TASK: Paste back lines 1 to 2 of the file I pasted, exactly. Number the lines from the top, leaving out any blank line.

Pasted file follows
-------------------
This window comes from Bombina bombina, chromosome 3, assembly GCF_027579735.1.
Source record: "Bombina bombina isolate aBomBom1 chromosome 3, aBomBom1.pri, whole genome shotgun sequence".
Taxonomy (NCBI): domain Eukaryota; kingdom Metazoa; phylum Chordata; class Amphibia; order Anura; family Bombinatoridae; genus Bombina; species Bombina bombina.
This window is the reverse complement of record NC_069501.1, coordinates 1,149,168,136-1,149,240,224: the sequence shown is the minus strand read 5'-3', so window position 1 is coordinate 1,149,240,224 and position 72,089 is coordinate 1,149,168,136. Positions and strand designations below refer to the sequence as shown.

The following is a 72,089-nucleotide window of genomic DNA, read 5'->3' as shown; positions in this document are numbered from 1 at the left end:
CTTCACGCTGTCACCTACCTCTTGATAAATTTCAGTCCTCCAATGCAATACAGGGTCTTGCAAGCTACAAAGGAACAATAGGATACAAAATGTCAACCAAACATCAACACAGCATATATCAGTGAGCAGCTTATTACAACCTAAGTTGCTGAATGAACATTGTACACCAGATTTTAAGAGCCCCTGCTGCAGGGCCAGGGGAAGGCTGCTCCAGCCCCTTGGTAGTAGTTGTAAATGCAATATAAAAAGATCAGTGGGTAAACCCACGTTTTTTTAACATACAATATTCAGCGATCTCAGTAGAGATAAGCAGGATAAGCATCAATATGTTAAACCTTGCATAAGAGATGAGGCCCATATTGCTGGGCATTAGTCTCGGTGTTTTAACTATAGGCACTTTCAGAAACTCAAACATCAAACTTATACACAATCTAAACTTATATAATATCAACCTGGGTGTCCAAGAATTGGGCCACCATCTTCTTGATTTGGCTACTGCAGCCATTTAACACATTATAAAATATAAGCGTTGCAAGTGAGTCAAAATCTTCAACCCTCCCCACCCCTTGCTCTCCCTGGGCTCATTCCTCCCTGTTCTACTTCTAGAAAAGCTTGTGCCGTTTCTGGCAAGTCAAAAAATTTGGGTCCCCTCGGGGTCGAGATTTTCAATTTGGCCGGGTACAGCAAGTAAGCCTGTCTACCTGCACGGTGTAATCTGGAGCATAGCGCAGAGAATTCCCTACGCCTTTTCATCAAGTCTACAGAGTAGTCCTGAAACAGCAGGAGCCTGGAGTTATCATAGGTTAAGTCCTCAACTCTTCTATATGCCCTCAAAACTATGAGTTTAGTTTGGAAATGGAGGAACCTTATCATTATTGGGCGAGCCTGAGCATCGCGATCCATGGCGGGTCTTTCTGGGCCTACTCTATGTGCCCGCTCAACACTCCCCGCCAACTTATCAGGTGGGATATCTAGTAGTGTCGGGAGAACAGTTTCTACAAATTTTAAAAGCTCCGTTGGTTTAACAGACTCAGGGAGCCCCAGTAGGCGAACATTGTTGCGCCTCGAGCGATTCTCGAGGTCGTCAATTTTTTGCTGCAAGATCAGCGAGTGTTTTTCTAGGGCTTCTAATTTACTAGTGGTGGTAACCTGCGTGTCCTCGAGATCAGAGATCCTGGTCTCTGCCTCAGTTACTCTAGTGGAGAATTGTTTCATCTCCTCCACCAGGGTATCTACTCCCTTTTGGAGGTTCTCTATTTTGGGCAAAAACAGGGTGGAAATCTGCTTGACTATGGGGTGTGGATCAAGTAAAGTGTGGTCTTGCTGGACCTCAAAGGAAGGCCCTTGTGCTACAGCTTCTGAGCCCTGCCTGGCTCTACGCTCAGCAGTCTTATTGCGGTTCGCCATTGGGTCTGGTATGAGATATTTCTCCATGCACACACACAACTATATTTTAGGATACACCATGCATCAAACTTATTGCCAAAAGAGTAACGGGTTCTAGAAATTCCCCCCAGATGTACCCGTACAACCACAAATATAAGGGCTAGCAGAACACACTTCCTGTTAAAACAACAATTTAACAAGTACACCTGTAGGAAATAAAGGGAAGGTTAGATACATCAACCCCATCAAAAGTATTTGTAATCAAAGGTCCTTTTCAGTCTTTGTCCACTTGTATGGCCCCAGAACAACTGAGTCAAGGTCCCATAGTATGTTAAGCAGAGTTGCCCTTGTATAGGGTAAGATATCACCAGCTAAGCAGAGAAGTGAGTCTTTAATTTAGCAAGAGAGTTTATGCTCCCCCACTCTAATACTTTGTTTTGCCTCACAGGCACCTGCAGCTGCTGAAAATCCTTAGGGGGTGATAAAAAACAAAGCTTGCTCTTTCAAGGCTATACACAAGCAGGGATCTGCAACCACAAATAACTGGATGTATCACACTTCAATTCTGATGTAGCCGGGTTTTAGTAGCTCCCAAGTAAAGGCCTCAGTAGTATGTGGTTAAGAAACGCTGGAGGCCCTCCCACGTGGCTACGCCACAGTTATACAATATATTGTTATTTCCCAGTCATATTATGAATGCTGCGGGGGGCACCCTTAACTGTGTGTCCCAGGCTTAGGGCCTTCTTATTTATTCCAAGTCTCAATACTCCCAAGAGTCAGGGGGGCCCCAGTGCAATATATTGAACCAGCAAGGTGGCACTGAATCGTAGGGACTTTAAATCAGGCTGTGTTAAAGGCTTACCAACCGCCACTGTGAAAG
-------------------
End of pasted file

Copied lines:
This window comes from Bombina bombina, chromosome 3, assembly GCF_027579735.1.
Source record: "Bombina bombina isolate aBomBom1 chromosome 3, aBomBom1.pri, whole genome shotgun sequence".